The German Shepherd is longer than he is tall, and his back slopes from his shoulders to his hips. His legs are sturdy and his tail is long and plumed. When happy, his tail is carried higher; but when he’s relaxed, it’s hanging behind his back legs almost touching the ground.
The German Shepherd’s face is striking. The upright ears are a trademark of the breed, of course, but so are the eyes. The eyes are not overly large but are not small either. What seems to gain people’s attention most is his tendency to look people in the eyes. If you come to his house and he looks at you, he’s going to look you in the face, eye to eye—and that’s intimidating. Some people say they feel like they are being judged by the dog, which you probably are.
The traditional and most familiar color for a German Shepherd is with black around the muzzle, on the ears, and on the body, with tan or rust markings on the face, the legs, chest, and under the tail. These can vary with more or less black. One of mine was all black, no hairs of other colors—I’ll admit this is quite striking.
The coat is a double coat, meaning there is an outer coat and an undercoat. The outer coat is coarser and carries the coloring of the coat. The undercoat is usually all one color and is almost fluffy because it’s soft. If you’re thinking about adding a German Shepherd to your family, heed this warning: German Shepherds shed. They shed a lot and although they typically only shed heavily twice a year, they do shed significantly all year round. Regular brushing will keep some of the hair off your clothes and furniture, but even daily brushing won’t catch all of the shed coat. Invest in a good vacuum cleaner.
He’s a Working Dog
In my dog training classes, one of the most common reasons for discontent with German Shepherd owners is because the owners didn’t understand exactly what a working dog is or needs. German Shepherds are, at heart, a working breed. They were not designed to be a pet. Although they will, once mature, relax in the living room with you while you read, they can’t do that all the time. A bored German Shepherd will destroy your house, your yard, and bark enough to annoy all of your neighbors.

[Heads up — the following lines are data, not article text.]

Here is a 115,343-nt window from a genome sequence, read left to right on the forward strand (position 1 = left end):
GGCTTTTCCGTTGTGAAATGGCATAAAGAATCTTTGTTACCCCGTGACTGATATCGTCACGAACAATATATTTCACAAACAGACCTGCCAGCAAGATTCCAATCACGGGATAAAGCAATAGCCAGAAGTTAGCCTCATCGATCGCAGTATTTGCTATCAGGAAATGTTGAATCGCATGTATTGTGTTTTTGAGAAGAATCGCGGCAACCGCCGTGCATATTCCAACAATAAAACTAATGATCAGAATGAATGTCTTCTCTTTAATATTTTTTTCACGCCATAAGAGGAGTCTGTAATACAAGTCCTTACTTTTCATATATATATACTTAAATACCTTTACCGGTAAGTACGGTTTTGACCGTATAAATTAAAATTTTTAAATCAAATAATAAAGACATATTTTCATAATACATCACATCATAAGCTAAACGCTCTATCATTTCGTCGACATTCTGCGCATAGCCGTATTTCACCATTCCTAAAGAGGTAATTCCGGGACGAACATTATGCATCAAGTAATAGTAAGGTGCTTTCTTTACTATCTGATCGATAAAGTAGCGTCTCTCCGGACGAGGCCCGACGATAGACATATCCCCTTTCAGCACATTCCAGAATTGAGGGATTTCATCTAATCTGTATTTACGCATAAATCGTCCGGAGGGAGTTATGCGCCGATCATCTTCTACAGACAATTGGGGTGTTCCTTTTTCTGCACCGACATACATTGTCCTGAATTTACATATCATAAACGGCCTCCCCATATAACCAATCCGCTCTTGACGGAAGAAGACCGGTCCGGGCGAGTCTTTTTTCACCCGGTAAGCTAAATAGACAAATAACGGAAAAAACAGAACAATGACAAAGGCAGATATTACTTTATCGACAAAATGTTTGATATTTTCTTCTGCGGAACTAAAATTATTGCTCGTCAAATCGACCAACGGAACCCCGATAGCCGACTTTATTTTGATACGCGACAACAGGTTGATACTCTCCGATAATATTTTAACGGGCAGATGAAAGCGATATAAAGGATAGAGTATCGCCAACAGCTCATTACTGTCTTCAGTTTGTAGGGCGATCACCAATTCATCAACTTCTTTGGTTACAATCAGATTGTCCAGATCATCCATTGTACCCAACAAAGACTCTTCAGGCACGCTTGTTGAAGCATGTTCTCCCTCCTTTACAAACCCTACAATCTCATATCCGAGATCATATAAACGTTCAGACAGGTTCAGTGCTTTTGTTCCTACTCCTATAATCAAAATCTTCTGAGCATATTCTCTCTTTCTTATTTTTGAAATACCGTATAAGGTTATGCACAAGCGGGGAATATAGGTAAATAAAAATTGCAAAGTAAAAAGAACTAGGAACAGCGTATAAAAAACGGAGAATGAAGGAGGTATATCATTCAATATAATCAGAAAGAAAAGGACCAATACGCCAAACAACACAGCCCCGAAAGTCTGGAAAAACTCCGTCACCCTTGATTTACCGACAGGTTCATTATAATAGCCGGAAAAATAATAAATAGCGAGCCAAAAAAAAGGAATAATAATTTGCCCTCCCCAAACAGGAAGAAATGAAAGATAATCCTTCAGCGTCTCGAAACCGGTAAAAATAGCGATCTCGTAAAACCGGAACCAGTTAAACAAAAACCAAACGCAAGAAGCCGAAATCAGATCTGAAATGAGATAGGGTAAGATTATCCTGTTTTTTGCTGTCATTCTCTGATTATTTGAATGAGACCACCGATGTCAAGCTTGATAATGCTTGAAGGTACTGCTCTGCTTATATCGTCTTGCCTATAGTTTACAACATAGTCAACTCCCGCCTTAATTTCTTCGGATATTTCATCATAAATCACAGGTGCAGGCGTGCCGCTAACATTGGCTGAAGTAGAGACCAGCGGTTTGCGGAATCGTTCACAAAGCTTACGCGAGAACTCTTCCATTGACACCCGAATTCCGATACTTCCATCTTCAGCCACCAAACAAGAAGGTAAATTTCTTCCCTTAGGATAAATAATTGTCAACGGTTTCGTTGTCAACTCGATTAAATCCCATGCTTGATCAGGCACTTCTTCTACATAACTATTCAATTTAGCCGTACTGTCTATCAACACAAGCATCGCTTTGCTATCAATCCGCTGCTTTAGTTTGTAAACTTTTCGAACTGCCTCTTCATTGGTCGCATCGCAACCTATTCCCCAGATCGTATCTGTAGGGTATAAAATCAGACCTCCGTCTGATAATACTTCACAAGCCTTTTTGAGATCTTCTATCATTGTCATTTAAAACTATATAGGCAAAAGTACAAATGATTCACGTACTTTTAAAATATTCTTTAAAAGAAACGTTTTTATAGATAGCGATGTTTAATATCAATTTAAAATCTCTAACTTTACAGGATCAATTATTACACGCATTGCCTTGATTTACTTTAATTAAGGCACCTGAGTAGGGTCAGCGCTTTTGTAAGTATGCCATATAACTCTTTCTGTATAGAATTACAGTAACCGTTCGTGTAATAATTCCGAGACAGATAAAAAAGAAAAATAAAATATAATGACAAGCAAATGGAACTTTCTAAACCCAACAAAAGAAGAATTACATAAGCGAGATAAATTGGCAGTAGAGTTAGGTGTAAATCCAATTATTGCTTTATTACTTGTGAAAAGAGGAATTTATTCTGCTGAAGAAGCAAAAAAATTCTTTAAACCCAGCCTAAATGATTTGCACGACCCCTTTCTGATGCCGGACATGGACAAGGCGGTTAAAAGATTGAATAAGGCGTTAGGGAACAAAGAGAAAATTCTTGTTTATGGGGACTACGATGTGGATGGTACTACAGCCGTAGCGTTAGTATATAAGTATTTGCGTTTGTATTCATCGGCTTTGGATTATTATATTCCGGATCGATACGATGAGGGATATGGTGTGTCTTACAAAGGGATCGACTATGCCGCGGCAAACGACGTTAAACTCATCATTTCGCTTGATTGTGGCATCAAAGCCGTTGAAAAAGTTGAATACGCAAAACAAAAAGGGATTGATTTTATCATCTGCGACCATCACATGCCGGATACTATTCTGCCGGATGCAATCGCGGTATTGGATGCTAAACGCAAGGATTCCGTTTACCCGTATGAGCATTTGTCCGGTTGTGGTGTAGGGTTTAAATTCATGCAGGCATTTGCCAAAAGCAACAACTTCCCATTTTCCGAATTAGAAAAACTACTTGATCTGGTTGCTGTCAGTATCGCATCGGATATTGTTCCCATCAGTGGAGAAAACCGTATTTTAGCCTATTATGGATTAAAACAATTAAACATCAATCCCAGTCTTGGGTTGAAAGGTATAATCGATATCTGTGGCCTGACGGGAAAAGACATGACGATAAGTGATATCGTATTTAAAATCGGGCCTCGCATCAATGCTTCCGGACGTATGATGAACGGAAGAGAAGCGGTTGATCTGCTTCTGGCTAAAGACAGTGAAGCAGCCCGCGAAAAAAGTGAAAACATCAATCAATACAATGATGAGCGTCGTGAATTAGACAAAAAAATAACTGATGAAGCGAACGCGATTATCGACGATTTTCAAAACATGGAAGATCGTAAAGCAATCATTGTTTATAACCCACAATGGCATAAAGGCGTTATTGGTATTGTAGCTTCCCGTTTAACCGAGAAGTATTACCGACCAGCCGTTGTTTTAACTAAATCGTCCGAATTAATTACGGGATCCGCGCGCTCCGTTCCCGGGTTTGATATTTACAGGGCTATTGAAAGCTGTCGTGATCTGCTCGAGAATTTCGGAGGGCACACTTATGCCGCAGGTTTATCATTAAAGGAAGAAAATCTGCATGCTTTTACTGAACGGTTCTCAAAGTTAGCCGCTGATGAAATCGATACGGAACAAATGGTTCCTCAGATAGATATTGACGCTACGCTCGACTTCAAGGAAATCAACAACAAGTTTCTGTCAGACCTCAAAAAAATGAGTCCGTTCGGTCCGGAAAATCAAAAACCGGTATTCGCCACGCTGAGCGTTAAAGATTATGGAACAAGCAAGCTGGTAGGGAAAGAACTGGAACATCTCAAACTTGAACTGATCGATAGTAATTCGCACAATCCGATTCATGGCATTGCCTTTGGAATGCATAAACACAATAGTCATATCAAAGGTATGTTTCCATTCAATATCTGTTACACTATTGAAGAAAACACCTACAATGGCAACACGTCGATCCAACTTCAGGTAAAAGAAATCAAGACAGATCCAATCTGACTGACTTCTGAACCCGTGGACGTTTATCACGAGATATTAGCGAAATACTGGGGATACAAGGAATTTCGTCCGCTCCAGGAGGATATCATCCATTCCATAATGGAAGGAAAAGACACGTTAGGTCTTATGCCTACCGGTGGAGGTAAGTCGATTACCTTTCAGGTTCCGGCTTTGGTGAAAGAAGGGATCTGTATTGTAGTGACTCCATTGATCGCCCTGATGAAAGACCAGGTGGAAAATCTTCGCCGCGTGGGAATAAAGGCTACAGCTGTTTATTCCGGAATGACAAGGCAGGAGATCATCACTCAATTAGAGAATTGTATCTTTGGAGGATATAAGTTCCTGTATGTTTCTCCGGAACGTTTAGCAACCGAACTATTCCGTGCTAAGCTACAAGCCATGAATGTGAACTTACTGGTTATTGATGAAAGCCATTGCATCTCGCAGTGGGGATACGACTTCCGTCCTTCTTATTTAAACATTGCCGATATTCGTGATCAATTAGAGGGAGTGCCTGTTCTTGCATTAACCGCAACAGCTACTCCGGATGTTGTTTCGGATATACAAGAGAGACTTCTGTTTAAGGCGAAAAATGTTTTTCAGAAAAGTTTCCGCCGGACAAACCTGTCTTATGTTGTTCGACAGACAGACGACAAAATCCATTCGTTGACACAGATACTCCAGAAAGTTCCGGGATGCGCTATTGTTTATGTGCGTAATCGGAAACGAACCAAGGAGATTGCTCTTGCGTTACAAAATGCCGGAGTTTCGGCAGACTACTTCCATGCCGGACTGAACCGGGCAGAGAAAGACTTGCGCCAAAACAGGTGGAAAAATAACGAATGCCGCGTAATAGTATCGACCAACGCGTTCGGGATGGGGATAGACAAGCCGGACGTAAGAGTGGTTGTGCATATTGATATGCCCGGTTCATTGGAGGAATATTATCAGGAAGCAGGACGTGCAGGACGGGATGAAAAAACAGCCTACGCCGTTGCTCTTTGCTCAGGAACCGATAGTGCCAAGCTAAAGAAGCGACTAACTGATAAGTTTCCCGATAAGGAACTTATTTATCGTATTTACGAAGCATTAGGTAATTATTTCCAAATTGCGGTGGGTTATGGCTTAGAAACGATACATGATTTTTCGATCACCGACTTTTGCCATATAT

All German Shepherds need obedience training. Not only will this help the two of you learn to work together, but it will also give his brain something to focus on. After basic obedience training, take a trick training class as well as a canine good citizen class. Train in some dog sports even if you have no desire to compete. Play some scenting games and hide and seek. Keep that wonderful brain of his busy.
Physical exercise is important, too. Use up his excess energy and keep his body strong.
You also need to spend time with your German Shepherd. As a working dog, he was bred to be a partner with his owner, to work alongside them. Spend time with him in the mornings before going to work, at lunchtime, and when you get home in the evening, make sure he’s allowed to be your shadow. Enjoy his company as much as he enjoys yours.